- This is not a review. I realize that there are going to be people who read this, run off to their forum of choice, and tell people, "This guy has a Madden 11 review posted on his blog!" I do not have a review posted on a blog. These are impressions after playing the 'retail' game over the past 3-4 days. The embargo for game impressions lifted today so I am simply sharing with you my early observations. Basically I am trying to get across to you that this is a not a review.
- When in the main menu screen a bit of text scrolls across the bottom saying something to the effect of, "Welcome to the Madden 11 Beta. In game content is not final." What does this mean, exactly? Well, could mean a lot of things. Could mean we get a day 1 patch much the same way NCAA 11 did. Could mean nothing at all. But I think it important to state this up front -- what I am seeing in this current build may or may not be what you see on August 11.
- I have not been able to play any online. The new team play, etc. is as of yet still untested.
The Stuff I like about Madden 11:
- The run game.
In fact I like the run game more in Madden than I do NCAA 11. It's easier to see holes develop and the shedding of tackles feels a bit tighter and less random. I've had to make a few slight slider adjustments but I am getting very good rushing results with Cleveland. By "very good" I don't mean tons of yards, but Harrison can run behind Joe Thomas with pretty good success, which is fine by me as Harrison remains the most under rated HB in football IMO. EA rated him correctly.
- Pass rush.
I see a lot of unpredictability here which is very important. Some blitzes work, others don't. I have yet to find a 'money blitz' which is automatic. Again, ratings in Madden matter quite a bit, especially in the blocking game. The same can be said for the game in the trenches in general. I can tell a huge difference when controlling Shaun Rogers compared to, well, basically every other lineman the Browns have.
- CPU Offense.
The Browns defense has "issues" and this is reflected in how the CPU picks apart my schemes. I simply have a hell of a time stopping anyone. Hines Ward caught 12 passes for 110 yards in my last game. This also shows you that the AI will try to find its reliable players. Play against Arizona and Fitzgerald will get a lot more opportunities than Breaston. The CPU run game is also very solid on default All Pro settings. Again, my last game was against Pitt and they ran for 110 yards collectively. Love that.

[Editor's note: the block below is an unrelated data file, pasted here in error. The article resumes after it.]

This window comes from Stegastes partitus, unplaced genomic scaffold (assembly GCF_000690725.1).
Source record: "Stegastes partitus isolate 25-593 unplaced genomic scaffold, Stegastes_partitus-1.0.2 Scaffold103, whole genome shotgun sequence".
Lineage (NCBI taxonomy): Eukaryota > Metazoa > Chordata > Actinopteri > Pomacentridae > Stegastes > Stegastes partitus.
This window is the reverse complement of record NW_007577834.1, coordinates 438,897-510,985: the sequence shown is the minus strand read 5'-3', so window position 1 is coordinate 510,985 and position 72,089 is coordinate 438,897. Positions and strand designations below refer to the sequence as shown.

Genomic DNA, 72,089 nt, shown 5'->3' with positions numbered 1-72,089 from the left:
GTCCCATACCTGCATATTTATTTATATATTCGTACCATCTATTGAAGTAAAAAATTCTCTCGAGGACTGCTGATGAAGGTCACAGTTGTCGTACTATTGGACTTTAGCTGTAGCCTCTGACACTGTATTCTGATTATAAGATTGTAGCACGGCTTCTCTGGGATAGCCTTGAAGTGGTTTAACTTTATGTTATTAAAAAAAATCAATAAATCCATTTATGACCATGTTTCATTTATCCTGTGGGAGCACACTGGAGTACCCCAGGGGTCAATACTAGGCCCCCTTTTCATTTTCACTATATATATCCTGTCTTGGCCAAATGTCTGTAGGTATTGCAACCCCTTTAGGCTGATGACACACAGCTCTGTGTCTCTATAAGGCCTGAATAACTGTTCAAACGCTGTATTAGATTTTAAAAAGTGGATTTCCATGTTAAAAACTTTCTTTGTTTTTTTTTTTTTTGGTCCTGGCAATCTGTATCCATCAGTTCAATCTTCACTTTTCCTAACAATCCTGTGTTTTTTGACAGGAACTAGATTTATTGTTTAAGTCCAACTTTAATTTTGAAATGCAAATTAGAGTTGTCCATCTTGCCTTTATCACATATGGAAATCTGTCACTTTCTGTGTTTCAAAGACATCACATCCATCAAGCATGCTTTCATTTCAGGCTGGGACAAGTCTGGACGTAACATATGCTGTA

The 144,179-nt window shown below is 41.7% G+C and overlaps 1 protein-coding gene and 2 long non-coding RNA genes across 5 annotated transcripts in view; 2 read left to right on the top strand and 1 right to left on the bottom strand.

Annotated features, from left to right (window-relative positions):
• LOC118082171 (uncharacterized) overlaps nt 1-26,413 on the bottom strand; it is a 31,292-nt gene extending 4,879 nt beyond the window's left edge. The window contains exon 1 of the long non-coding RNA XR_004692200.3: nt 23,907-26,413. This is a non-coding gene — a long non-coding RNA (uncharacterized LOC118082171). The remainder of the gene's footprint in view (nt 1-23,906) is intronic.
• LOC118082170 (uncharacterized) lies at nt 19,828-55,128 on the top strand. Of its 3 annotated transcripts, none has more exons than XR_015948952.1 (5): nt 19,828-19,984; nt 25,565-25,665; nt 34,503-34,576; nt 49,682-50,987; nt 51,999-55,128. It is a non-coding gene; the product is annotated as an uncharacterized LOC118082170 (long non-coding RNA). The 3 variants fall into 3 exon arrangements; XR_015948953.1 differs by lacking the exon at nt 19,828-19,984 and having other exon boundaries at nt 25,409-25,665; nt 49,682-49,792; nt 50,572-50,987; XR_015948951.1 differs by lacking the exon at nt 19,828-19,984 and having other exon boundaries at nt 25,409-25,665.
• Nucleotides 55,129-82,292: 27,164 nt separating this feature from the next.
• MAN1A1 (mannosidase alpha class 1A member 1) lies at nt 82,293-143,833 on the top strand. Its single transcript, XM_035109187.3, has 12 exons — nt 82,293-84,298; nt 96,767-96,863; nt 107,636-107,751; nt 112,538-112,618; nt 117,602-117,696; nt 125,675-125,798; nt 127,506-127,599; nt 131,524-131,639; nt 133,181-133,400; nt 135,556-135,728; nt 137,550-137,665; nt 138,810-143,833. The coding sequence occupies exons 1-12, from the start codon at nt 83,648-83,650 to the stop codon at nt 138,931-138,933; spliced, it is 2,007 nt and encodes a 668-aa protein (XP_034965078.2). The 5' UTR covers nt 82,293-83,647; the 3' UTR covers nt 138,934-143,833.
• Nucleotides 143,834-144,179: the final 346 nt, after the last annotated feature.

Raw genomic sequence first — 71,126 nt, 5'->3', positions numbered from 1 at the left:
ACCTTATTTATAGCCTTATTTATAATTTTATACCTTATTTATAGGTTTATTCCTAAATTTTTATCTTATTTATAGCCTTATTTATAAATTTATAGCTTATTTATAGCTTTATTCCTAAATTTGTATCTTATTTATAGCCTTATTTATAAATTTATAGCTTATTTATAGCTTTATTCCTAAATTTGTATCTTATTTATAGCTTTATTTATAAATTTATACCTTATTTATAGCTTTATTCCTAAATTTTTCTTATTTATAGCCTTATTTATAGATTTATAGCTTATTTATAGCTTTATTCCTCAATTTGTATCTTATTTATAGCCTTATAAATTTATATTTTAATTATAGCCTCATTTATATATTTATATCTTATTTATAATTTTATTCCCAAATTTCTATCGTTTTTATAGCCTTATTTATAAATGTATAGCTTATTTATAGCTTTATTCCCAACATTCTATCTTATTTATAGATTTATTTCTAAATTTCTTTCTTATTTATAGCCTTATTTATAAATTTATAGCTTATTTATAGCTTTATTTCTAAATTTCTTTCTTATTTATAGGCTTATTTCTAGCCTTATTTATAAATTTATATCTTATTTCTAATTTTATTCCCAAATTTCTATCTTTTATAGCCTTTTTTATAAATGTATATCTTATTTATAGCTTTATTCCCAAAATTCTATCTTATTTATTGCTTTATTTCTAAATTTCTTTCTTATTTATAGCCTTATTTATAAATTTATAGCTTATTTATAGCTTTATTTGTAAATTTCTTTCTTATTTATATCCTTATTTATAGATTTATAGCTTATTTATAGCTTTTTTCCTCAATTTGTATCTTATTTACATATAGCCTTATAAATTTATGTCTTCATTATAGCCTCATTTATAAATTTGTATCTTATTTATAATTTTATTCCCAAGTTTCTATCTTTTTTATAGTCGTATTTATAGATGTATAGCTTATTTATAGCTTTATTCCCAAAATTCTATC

- Play by Play
For the most part, I like Gus Johnson as an addition to the team. He brings the added excitement that EA was looking for, no doubt. This is the first year with Gus so you should expect a few gaffes here and there. They need to tone down the Old Spice pimpage, for example. I don't mind ad plugs at all, but 4 times a game? Gus really loves that stuff. Also, they need to edit out the lines where Collinsworth calls him "Tom" (referencing Tom Hammond from season's past.) Still, Gus gets excited on big plays, and I like that quite a bit.
- Franchise Stats
Very little chrome has been added to franchise mode. First off, I don't care what anyone tells you, the Extra Point stuff is in the game. It's pretty much just like last year but it's there. Most of the work on franchise mode has been under the hood in the form of stat tweaks, new hand made rookies, contract values, salary demands, and free agent factors. I have not fully tested this (the stats do look better in the 1 season I simmed). But if you are looking for a massive franchise mode update, this is not it.
If you have played NCAA 11 you'll know what this means. I personally love this. This makes tackling and running feel very realistic.
- Bad passes
I love it when a QB simply misses a receiver. For me, this is like walks in a baseball game. Few games really do it but when they do I get all happy inside.
- In some ways, Madden 11 feels like a Focus Test game, whereas Madden 10, even with its blemishes, felt like a game designed by a team that went in the direction they wanted to go in. Let's take Gameflow. This feature is actually pretty neat. It's basically a more realistic way to "Ask Madden" so instead of calling base plays Gameflow looks at play style, and the new Game Planning to determine which plays to call. A defacto Offensive/Defensive Coordinator. Cool idea. But it's clearly there because apparently so many people use the Ask Madden feature over calling plays themselves. (Which I find utterly shocking.)
Again I have no issue at all with the idea of Gameflow as a feature. It's a cool idea but it's one of Madden 11's MAJOR bullet point features -- arguably the #1 new feature in the entire game. That sort of flies in the face of the design ideas we saw popping up last year. This, to me at least and you are certainly free to disagree, feels like it should be a 2nd tier feature rather than the game seller. A feature that is a "hey by the way...this is pretty neat" instead of the "you need Madden 11 because of this." Because, frankly, you don't.